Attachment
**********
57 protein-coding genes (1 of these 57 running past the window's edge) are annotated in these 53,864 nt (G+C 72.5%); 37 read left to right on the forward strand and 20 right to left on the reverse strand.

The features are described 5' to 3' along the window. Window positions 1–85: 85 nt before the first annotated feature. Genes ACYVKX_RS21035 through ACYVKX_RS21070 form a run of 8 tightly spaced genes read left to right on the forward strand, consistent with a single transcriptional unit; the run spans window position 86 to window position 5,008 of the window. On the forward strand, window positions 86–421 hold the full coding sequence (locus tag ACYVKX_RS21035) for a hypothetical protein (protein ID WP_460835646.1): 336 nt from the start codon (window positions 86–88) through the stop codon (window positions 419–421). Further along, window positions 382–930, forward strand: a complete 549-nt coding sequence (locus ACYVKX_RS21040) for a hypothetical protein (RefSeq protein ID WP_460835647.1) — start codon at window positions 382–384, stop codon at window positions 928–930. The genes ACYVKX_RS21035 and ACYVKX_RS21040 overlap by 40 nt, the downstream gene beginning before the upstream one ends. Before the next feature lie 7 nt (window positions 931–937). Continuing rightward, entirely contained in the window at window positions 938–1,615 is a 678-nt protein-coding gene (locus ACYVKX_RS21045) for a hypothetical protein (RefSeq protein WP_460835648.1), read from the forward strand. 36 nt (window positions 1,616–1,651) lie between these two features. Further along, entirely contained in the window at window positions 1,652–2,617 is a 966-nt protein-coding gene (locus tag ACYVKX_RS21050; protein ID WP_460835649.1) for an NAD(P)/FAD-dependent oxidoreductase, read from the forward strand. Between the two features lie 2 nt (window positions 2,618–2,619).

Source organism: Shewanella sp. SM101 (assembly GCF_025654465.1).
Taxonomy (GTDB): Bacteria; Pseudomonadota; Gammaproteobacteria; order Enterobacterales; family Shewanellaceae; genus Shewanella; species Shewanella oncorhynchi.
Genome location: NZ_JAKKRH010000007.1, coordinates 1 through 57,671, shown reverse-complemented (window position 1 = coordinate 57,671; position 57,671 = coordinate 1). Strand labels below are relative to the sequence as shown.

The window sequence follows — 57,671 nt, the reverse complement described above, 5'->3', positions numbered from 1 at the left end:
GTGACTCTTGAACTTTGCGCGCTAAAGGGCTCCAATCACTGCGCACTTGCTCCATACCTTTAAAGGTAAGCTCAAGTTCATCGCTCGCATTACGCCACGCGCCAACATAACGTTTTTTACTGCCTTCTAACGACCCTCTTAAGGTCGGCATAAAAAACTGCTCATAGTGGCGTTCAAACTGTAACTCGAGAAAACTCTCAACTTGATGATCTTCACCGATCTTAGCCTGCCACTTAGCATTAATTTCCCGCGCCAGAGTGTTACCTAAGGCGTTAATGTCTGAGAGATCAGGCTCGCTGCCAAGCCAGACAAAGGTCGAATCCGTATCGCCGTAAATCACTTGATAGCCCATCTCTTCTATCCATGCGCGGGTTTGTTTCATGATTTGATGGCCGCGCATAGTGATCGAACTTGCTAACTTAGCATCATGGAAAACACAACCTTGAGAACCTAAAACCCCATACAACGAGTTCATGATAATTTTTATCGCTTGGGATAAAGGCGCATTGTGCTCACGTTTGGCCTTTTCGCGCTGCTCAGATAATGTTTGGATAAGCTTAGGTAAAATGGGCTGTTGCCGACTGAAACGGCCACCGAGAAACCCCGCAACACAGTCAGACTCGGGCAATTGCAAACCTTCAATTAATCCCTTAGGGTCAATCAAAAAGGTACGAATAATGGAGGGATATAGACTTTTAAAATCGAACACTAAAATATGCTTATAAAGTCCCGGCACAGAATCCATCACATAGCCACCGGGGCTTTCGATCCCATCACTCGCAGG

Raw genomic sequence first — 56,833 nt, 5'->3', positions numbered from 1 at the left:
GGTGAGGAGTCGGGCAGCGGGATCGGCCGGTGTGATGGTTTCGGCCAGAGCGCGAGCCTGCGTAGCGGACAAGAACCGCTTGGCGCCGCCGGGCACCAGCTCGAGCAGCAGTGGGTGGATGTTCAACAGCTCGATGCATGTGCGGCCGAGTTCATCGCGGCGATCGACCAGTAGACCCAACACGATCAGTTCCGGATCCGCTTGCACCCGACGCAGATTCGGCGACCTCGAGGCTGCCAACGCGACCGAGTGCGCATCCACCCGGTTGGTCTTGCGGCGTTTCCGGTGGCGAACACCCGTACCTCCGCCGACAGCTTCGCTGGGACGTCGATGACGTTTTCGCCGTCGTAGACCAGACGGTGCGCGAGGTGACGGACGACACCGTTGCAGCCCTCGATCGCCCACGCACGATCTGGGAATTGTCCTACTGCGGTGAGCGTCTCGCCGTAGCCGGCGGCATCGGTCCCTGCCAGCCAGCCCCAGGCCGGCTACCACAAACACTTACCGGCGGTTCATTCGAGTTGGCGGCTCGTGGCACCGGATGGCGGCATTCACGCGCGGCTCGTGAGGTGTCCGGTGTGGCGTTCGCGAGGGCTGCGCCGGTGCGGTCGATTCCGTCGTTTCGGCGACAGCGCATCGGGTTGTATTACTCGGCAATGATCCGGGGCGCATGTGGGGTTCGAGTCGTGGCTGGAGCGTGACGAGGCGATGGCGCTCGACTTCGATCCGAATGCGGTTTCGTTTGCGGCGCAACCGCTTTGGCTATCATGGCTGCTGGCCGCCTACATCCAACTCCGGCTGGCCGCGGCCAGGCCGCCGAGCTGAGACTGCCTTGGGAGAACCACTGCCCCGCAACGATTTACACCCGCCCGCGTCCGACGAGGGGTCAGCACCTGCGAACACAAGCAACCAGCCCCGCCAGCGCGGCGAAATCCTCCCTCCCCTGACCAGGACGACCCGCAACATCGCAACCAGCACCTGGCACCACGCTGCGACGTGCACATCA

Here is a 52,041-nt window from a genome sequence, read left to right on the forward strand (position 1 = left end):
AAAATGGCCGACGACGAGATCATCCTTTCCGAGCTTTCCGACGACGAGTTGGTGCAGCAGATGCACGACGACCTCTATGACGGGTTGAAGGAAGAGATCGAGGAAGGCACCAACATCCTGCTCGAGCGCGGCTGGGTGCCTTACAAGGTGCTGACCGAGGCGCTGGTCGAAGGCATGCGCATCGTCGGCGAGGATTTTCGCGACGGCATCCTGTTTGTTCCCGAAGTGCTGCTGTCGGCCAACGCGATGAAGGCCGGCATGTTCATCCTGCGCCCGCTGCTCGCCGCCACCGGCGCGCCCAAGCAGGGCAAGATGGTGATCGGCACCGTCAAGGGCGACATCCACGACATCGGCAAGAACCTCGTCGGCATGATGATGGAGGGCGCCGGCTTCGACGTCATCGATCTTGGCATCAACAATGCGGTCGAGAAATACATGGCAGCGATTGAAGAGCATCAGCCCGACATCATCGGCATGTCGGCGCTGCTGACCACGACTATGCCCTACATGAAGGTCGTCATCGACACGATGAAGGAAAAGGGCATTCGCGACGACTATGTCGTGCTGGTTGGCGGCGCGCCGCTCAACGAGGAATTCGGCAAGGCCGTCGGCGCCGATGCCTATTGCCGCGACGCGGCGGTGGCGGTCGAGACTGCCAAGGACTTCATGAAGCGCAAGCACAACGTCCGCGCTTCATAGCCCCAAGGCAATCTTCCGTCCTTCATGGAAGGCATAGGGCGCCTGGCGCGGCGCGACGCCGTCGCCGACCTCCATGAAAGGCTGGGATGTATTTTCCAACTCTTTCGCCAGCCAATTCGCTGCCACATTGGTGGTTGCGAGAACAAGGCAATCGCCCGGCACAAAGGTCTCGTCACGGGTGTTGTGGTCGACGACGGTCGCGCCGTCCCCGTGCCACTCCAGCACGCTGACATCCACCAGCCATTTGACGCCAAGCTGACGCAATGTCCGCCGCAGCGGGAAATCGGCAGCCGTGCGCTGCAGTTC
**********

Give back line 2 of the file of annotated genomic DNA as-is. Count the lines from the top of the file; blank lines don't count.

The features are described 5' to 3' along the window. Window positions 1–85: 85 nt before the first annotated feature. Genes ACYVKX_RS21035 through ACYVKX_RS21070 form a run of 8 tightly spaced genes read left to right on the forward strand, consistent with a single transcriptional unit; the run spans window position 86 to window position 5,008 of the window. On the forward strand, window positions 86–421 hold the full coding sequence (locus tag ACYVKX_RS21035) for a hypothetical protein (protein ID WP_460835646.1): 336 nt from the start codon (window positions 86–88) through the stop codon (window positions 419–421). Further along, window positions 382–930, forward strand: a complete 549-nt coding sequence (locus ACYVKX_RS21040) for a hypothetical protein (RefSeq protein ID WP_460835647.1) — start codon at window positions 382–384, stop codon at window positions 928–930. The genes ACYVKX_RS21035 and ACYVKX_RS21040 overlap by 40 nt, the downstream gene beginning before the upstream one ends. Before the next feature lie 7 nt (window positions 931–937). Continuing rightward, entirely contained in the window at window positions 938–1,615 is a 678-nt protein-coding gene (locus ACYVKX_RS21045) for a hypothetical protein (RefSeq protein WP_460835648.1), read from the forward strand. 36 nt (window positions 1,616–1,651) lie between these two features. Further along, entirely contained in the window at window positions 1,652–2,617 is a 966-nt protein-coding gene (locus tag ACYVKX_RS21050; protein ID WP_460835649.1) for an NAD(P)/FAD-dependent oxidoreductase, read from the forward strand. Between the two features lie 2 nt (window positions 2,618–2,619).